On July 1st, 2018 a new law went into effect prohibiting physicians to prescribe opioid drugs for more than seven days to patients with acute pain. Specifically, the law applies to physicians and patients in Florida, Tennessee, and Michigan. This law also affects cases of broken bones, back pain, short illnesses and most surgeries. In other words, all short-term acute pain cases.
The hope behind this law is that if there are fewer opioids drugs, there are also fewer chances for people to abuse them; which directly translates into fewer fatal overdoses. Research indicates that prescriptions lasting longer than seven days are more likely to result in abuse. Furthermore, according to the U.S. Department of Health and Human Services, nearly 80 percent of Americans using heroin reported misusing prescription opioids before they started using heroin.
Opioid Abuse and Overdoses
There is no question; opioid abuse is responsible for not just the deaths of thousands of people yearly, but also the destruction of many families. Additionally, the opioid crisis has affected the next generation of orphans or babies born dependent on opioids themselves. The National Institute on Drug Abuse (NIDA), reports that every 25 minutes a baby is born suffering from opioid withdrawal. This means that the baby’s first experience in this world is that of fighting opioid dependence. If this is not a tragedy, I am not sure what it is.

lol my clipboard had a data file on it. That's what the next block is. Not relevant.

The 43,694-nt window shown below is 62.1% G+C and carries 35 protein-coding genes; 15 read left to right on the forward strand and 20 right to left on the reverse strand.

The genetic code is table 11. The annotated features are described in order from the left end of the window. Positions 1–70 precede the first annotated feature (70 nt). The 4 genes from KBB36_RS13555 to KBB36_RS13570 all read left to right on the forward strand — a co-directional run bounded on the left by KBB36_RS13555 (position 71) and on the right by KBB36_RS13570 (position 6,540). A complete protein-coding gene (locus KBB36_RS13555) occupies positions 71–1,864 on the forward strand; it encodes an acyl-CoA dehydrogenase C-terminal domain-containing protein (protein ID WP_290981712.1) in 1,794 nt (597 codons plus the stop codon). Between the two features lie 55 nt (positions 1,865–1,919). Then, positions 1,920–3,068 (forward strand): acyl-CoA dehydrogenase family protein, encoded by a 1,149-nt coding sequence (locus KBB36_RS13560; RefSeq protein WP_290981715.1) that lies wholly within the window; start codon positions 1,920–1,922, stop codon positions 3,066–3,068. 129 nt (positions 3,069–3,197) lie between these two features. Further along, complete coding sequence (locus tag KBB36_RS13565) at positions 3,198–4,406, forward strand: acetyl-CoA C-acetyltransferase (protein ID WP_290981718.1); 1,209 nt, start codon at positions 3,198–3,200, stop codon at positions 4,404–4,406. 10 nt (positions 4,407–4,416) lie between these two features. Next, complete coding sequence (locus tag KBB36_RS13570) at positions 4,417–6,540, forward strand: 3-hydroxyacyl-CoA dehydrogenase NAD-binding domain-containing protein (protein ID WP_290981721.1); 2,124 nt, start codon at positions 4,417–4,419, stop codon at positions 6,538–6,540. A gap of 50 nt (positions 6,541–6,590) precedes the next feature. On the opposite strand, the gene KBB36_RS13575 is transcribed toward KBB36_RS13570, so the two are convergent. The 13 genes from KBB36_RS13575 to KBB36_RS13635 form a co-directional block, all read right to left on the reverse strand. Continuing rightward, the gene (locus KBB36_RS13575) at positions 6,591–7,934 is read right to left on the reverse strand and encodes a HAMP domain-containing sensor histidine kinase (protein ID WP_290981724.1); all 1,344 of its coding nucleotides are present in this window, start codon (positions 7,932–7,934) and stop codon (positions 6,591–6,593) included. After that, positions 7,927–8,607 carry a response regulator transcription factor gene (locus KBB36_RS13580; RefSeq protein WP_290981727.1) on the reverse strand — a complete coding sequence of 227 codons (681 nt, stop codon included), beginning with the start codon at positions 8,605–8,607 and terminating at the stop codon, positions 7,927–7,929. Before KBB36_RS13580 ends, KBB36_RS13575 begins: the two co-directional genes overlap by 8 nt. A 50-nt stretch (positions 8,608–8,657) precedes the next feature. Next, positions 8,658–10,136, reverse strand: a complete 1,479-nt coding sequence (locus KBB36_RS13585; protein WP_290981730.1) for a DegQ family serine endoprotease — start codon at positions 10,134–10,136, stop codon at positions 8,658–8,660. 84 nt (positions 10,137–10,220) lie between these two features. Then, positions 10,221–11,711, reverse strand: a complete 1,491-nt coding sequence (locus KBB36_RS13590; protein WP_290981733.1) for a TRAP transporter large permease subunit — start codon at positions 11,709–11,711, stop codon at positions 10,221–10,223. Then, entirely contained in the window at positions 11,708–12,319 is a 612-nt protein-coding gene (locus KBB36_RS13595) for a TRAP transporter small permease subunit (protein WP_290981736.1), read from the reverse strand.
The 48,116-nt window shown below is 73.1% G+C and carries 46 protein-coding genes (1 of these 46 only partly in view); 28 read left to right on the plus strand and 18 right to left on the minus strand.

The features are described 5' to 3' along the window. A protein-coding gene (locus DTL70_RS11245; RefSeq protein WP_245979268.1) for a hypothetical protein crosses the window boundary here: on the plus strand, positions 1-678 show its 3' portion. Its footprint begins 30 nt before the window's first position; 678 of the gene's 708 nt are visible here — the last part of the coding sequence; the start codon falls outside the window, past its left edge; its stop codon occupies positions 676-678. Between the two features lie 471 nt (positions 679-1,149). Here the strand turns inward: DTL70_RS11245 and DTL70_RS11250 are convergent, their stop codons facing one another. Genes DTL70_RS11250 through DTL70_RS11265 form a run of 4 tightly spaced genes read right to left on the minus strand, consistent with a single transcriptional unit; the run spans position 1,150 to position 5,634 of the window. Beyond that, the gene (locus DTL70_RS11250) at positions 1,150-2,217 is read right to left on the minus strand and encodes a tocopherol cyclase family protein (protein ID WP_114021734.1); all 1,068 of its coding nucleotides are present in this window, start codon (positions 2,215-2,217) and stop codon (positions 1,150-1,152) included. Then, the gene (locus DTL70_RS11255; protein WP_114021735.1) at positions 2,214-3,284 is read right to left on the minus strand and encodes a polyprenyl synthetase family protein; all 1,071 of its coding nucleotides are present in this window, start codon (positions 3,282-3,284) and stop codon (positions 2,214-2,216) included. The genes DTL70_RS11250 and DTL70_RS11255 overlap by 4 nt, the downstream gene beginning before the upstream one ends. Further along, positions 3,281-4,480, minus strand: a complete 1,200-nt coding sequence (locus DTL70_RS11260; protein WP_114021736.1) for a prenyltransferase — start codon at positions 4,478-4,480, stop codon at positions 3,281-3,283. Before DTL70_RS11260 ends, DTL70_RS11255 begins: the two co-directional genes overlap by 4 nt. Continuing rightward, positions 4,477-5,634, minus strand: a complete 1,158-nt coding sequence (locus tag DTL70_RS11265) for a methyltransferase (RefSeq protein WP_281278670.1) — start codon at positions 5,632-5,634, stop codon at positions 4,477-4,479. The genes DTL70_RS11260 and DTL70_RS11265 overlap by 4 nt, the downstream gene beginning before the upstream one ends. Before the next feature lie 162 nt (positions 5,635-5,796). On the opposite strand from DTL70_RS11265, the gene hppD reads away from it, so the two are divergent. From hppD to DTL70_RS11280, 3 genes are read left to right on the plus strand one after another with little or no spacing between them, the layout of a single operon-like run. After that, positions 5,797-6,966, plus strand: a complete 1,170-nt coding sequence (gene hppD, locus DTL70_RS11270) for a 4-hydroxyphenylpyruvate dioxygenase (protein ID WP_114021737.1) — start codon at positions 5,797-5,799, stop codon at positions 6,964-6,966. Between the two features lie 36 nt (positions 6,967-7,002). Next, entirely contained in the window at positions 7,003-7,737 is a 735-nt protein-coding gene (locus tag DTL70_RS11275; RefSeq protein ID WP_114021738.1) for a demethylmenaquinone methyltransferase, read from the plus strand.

Opioid-related deaths in adults have continuously increased in the last decade. Mainly because the signs of this growing opioid crisis were mostly ignored by those who receive our tax dollars to protect us. Currently, we cannot overlook the obvious anymore, and doctors have begun reducing the number of opioid prescriptions they write.
Between 2013 and 2017, there has been a 22 percent reduction of opioid prescriptions in the US. The numbers are encouraging but not nearly enough to control the continuously growing crisis. The number of overdose deaths continues to climb, and around 42,000 lives were lost to opioids in 2016 – more than in 2015 and indeed much less than 2017.